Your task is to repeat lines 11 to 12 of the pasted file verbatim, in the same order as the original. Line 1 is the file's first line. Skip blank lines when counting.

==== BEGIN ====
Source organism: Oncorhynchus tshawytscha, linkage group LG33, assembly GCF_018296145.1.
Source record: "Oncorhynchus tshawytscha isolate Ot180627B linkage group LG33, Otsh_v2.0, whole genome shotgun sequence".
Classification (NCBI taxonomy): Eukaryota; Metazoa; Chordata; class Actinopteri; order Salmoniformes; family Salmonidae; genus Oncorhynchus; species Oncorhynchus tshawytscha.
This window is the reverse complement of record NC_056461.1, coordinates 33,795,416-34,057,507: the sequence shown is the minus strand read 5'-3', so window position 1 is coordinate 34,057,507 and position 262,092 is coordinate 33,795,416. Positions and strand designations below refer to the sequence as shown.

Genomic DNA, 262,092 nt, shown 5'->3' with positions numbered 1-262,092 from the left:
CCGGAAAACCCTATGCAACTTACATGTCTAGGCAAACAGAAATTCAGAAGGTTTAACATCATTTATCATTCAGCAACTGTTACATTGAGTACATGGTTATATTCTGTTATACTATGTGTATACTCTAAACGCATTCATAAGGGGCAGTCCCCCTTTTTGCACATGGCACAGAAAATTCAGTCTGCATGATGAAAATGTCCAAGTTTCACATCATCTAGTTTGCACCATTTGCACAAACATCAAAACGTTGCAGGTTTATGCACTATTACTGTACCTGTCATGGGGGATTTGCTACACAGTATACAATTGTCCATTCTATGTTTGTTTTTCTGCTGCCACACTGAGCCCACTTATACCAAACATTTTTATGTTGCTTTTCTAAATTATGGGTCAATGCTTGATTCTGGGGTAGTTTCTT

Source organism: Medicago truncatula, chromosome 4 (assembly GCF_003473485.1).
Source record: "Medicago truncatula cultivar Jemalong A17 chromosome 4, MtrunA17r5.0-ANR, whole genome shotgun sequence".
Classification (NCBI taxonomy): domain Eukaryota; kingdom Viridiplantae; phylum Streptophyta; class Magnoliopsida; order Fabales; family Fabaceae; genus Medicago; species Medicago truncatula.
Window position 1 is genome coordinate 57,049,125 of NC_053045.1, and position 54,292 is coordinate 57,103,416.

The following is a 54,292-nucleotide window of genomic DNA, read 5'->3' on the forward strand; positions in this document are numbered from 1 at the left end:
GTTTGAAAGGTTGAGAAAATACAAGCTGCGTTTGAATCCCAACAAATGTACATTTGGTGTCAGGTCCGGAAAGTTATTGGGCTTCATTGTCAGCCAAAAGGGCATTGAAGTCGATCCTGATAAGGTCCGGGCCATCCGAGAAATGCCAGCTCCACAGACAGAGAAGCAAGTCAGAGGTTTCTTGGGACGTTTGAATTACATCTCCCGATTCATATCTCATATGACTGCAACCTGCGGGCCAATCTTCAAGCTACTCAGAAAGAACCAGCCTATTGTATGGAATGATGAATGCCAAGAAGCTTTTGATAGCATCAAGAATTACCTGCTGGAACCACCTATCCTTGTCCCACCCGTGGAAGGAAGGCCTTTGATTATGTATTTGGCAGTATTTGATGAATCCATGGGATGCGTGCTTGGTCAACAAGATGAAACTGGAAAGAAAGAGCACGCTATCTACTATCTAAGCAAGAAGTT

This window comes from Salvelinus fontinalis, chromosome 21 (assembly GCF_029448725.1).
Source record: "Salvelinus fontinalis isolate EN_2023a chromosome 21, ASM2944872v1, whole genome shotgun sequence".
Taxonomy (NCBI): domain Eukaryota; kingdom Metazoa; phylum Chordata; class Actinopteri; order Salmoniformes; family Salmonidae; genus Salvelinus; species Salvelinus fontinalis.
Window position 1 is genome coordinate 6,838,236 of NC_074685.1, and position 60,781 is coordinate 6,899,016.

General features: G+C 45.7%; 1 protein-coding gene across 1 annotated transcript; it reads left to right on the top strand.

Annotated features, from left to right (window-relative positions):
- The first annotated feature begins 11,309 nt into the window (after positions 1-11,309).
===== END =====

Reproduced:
The following is a 54,292-nucleotide window of genomic DNA, read 5'->3' on the forward strand; positions in this document are numbered from 1 at the left end:
GTTTGAAAGGTTGAGAAAATACAAGCTGCGTTTGAATCCCAACAAATGTACATTTGGTGTCAGGTCCGGAAAGTTATTGGGCTTCATTGTCAGCCAAAAGGGCATTGAAGTCGATCCTGATAAGGTCCGGGCCATCCGAGAAATGCCAGCTCCACAGACAGAGAAGCAAGTCAGAGGTTTCTTGGGACGTTTGAATTACATCTCCCGATTCATATCTCATATGACTGCAACCTGCGGGCCAATCTTCAAGCTACTCAGAAAGAACCAGCCTATTGTATGGAATGATGAATGCCAAGAAGCTTTTGATAGCATCAAGAATTACCTGCTGGAACCACCTATCCTTGTCCCACCCGTGGAAGGAAGGCCTTTGATTATGTATTTGGCAGTATTTGATGAATCCATGGGATGCGTGCTTGGTCAACAAGATGAAACTGGAAAGAAAGAGCACGCTATCTACTATCTAAGCAAGAAGTT